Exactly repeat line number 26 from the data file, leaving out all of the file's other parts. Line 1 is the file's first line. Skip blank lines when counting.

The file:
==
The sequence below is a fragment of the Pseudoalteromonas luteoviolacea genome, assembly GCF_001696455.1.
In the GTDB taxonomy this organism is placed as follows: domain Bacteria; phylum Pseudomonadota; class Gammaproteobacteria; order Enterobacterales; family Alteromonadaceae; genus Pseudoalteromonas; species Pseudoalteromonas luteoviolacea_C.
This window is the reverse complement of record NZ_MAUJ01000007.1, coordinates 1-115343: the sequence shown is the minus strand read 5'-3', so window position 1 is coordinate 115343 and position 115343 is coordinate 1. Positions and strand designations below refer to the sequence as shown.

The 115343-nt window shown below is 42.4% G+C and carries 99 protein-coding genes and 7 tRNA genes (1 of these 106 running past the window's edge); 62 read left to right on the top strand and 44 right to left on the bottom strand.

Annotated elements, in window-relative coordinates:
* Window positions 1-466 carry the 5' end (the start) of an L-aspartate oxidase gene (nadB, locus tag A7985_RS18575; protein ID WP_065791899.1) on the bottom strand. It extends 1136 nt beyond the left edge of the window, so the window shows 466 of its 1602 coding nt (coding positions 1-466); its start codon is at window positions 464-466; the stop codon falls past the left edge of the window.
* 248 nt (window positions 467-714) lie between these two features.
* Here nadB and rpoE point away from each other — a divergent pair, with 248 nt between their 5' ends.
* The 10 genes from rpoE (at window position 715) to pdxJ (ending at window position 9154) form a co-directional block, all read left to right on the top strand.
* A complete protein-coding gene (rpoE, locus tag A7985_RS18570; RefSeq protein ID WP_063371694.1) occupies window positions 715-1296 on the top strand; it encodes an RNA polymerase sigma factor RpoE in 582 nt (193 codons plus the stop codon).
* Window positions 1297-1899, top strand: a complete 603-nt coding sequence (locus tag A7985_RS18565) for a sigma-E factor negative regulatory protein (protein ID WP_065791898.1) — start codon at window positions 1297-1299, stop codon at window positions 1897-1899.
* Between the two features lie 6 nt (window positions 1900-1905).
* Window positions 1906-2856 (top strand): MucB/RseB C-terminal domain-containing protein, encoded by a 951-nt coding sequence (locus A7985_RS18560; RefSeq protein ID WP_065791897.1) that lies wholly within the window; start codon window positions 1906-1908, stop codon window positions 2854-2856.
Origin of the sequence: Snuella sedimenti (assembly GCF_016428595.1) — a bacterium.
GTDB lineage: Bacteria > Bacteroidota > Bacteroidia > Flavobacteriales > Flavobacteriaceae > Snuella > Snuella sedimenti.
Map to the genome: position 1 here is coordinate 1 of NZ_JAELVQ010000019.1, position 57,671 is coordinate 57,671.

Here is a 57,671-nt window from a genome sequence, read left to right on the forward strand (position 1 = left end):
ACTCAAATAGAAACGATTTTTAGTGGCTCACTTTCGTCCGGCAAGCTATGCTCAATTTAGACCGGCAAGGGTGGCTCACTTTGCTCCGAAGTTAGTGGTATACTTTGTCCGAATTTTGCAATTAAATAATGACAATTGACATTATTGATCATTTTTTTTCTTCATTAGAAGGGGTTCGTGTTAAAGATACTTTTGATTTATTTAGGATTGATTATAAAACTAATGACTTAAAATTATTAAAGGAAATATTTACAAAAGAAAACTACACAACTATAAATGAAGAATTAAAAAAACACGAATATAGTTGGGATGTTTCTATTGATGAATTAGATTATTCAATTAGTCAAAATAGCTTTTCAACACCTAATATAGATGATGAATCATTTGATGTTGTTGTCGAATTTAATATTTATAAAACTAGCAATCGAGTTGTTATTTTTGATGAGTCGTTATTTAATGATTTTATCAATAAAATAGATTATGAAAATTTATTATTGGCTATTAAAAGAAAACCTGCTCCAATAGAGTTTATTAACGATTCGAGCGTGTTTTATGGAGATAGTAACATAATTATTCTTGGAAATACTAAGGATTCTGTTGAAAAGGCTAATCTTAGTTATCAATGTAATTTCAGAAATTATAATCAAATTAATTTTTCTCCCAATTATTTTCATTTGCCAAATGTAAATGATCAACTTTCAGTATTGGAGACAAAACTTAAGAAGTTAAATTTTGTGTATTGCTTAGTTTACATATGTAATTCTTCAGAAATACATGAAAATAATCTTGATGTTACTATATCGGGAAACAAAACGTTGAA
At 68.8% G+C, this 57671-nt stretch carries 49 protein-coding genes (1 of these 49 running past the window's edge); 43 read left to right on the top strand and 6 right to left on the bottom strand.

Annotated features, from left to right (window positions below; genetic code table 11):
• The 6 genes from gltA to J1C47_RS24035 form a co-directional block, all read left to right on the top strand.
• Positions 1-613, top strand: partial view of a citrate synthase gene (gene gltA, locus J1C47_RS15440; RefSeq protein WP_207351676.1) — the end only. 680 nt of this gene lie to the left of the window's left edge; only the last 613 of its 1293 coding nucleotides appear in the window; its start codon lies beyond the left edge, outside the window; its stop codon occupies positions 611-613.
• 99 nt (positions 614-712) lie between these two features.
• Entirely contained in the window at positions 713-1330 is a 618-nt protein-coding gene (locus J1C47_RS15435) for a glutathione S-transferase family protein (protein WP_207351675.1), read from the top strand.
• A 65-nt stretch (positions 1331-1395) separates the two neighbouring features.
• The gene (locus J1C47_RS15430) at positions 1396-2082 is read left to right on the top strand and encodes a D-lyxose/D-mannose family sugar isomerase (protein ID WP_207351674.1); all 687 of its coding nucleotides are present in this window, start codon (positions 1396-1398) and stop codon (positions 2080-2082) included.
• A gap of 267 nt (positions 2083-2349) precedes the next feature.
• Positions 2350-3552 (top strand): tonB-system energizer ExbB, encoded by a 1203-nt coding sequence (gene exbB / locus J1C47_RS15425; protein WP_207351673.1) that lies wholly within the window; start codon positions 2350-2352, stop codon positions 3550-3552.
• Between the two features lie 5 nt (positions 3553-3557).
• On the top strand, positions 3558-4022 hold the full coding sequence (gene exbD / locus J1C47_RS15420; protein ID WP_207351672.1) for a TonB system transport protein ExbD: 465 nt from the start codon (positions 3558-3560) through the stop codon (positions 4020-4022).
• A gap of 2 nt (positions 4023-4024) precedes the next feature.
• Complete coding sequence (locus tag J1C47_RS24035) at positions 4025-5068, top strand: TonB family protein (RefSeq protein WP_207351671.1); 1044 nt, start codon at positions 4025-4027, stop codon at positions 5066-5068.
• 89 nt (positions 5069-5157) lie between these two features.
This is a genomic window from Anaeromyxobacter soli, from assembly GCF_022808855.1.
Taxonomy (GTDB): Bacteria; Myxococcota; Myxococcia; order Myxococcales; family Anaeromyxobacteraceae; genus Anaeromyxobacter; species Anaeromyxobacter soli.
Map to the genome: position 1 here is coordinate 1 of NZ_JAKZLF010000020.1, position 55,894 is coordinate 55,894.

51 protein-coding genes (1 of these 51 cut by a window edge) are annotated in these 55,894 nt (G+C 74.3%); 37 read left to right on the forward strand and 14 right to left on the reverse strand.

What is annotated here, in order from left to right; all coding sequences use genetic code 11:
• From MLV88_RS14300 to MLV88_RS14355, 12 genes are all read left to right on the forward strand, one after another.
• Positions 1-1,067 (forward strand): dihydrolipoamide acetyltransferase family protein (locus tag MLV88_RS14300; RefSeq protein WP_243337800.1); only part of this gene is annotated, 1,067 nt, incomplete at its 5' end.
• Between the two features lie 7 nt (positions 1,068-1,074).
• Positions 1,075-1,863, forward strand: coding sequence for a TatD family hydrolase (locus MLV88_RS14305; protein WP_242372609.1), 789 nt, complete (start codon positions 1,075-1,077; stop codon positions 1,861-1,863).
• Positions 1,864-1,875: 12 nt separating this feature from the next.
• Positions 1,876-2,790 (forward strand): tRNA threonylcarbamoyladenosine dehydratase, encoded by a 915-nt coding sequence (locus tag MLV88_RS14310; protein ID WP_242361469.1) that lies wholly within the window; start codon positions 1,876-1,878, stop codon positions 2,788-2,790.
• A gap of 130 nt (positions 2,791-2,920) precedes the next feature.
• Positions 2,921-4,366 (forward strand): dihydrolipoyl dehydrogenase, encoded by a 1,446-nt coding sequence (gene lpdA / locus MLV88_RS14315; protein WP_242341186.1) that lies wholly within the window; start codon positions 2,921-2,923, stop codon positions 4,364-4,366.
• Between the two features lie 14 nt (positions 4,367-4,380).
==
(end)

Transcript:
• The gene (locus J1C47_RS15430) at positions 1396-2082 is read left to right on the top strand and encodes a D-lyxose/D-mannose family sugar isomerase (protein ID WP_207351674.1); all 687 of its coding nucleotides are present in this window, start codon (positions 1396-1398) and stop codon (positions 2080-2082) included.